Johnta: "We had to build everything from scratch and I think we are doing okay"
Currently competing at the Shanghai event and sitting on a 1-1 record in the Swiss group stage following a close loss to Renegades and a convincing win over Panda, TYLOO are playing their second tournament since the team brought in YuanZhang "Attacker" Sheng, YuLun "Summer" Cai, and Johnta at the beginning of 2019.
We sat down with the former HellRaisers coach in China to find out what challenges he has been facing with his new team and how the progression has gone over the first few months of the new team's existence, including their showing at the IEM Katowice Major, where TYLOO went 2-3 in the first stage, barely missing out on a spot in the New Legends Stage.
Read below to see what Johnta is trying to bring to the Chinese-Indonesian side and how they are dealing with ongoing communication issues with the newest additions.
To start off with your addition to TYLOO at the beginning of the year, what has it been like to work with this team after your time with HellRaisers?
First of all, I realized that it was going to be a pretty interesting experience for me. The TYLOO team needed a coach who can bring the structure and I have always been the guy, even when I was the captain in 1.6 I was the guy who was bringing some structure into the game, to make it less chaotic and bring more ideas, and I was doing the same thing for HellRaisers all the time. Understanding how to build it helps me to set some teamwork, which TYLOO definitely needed, especially after they decided to change two players. We had to build everything from scratch and I think we are doing okay so far.
What have been the biggest challenges so far?
The biggest challenge overall when you work in international teams when people don't speak the same language, the biggest thing is that sometimes you talk about some things and you explain some ideas, they can understand it, but it's really hard to feel it 100%. Even when you speak to someone who speaks your native language, when you both speak it, if you try to explain your idea to him, it's not going to be 100%. Everyone thinks about it a bit differently and when it comes to the international level, when you speak English, not in your native language for both you and the other guy, it always comes a bit slowly. Sometimes you have to go through the same things over and over again and that is the main thing that slows down the progress a bit.
I realize after my time working with HellRaisers that the progress is important, but you shouldn't focus too much on being a perfectionist. If you think only about the highest things, it can break you morally because you want to achieve more and more, but you need to be patient, and this is what we are trying to understand. This team is definitely growing up, we have a lot of things that are getting better and better every day, but we need more experience, more time to make it consistently good.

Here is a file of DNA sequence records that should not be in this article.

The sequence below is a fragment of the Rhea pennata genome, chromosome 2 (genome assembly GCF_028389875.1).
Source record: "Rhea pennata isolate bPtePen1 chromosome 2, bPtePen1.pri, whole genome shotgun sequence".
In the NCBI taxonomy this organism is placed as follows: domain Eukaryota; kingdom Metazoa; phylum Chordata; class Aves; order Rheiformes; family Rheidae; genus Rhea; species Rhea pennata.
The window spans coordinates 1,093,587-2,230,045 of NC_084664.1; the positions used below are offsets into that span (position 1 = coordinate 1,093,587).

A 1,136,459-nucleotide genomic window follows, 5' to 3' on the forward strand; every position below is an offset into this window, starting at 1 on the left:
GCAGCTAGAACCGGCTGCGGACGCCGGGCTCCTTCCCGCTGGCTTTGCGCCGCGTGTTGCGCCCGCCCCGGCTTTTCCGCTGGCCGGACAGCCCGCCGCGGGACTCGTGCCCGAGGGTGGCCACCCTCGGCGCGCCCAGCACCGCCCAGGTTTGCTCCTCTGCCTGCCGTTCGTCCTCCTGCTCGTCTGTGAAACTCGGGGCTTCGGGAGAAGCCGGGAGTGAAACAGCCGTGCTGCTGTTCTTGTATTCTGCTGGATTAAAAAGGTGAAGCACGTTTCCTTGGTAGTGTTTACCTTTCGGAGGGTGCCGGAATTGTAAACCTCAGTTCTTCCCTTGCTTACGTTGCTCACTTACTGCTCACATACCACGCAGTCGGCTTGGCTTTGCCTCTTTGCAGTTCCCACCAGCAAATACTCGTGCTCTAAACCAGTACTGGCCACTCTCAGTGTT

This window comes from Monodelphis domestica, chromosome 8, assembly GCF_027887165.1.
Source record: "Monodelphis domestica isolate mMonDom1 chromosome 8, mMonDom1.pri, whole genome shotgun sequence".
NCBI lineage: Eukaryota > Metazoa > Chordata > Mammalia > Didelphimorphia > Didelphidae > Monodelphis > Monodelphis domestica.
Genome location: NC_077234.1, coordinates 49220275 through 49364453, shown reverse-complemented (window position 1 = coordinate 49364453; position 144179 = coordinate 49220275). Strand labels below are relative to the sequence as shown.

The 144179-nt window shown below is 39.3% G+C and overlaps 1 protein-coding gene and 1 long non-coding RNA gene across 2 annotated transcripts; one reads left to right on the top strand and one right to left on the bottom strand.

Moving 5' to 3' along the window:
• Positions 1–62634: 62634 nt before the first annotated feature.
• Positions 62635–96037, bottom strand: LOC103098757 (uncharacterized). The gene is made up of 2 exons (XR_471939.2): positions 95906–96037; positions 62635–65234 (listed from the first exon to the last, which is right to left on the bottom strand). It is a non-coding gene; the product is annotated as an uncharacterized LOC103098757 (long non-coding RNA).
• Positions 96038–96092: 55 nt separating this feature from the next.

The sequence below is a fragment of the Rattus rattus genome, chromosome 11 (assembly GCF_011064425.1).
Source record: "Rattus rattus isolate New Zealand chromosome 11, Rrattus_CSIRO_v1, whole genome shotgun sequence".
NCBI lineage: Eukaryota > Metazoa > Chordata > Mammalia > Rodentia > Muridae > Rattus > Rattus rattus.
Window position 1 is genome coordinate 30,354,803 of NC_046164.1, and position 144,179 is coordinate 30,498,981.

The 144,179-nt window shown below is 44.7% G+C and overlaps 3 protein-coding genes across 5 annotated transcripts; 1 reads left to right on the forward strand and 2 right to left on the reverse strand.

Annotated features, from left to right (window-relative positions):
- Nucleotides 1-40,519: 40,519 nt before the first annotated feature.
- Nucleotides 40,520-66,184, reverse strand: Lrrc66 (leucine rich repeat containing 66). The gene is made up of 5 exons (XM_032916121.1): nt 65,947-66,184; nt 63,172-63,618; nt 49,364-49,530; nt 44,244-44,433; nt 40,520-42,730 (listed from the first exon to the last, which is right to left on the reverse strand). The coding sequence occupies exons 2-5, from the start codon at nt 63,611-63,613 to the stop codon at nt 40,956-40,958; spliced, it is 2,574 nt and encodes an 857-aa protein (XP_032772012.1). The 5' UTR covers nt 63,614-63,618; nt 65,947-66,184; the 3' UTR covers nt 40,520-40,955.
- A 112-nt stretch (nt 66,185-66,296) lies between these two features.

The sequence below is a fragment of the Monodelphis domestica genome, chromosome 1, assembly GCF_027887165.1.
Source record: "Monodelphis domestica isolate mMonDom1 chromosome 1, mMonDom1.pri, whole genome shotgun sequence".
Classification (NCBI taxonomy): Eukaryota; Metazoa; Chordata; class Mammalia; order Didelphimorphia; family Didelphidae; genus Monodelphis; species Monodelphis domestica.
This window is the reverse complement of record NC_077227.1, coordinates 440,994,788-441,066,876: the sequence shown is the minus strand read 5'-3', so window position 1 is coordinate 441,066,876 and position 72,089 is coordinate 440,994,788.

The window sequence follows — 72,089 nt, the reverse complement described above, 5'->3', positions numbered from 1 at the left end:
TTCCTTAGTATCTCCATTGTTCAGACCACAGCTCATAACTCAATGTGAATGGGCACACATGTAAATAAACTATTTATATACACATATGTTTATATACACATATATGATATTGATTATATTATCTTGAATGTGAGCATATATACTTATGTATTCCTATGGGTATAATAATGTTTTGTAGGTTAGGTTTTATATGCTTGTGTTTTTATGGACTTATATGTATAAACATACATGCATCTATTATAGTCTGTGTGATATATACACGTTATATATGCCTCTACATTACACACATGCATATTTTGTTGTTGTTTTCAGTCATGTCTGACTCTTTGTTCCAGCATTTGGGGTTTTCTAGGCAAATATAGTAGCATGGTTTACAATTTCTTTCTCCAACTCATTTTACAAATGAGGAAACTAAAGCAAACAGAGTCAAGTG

How does communication work, especially with AttackeR and Summer, how are they with English in general?
I see that BnTeT, xccurate, and somebody have a way better feeling of English because of the experience they had. The Indonesian guys speak more with me, we have more two-sided conversations, but with the Chinese guys - I think it's because of the language barrier - it's more of me telling them my thoughts and they are trying to listen to it, but they don't come to me with some things. This is what we are working on. I don't think it's because they misunderstand or because of English, it's just because maybe they're not used to it that much as players. There are different types of players, ones who are very open, open to ideas and to try something, and others thinking more about their game, who are less open to trying new things. This is what we are definitely working on and it's getting better, but we still need some time.
The overall communication is that I speak English, Jack, our manager, helps translate for the Chinese guys, the Indonesian guys understand me 100%, I think. I try to build the game, the key decision-making moments, around the Indonesians because they are placed on the map where they can feel that it's good to do something. xccurate knows Chinese pretty well, BnTeT is getting better, and one of our long-term plans is to make the team communicate fully in Chinese. That is what we are going to work on because it's important for an IGL to say even basic stuff and with three, four, five months, and a year later this big problem of this team will be fixed.
How would that work with you, though, you don't speak Chinese, so wouldn't it be difficult to pitch in in that scenario? Is it difficult now?
With some time, I will understand better and better, but still, I already know pretty much all the calls. I don't know about other Asian teams, but in this team, the communication and the callouts are pretty basic. One zone can only be named by one callout, but if I were playing in another team, I would call four or five different positions because it gives a better idea of the timings. If you say 'he's B short' on let's say Mirage, but that could mean plenty of angles. If you call it the right way, your teammates can feel the timing one or two seconds earlier, which is extremely important, especially in a hyped game.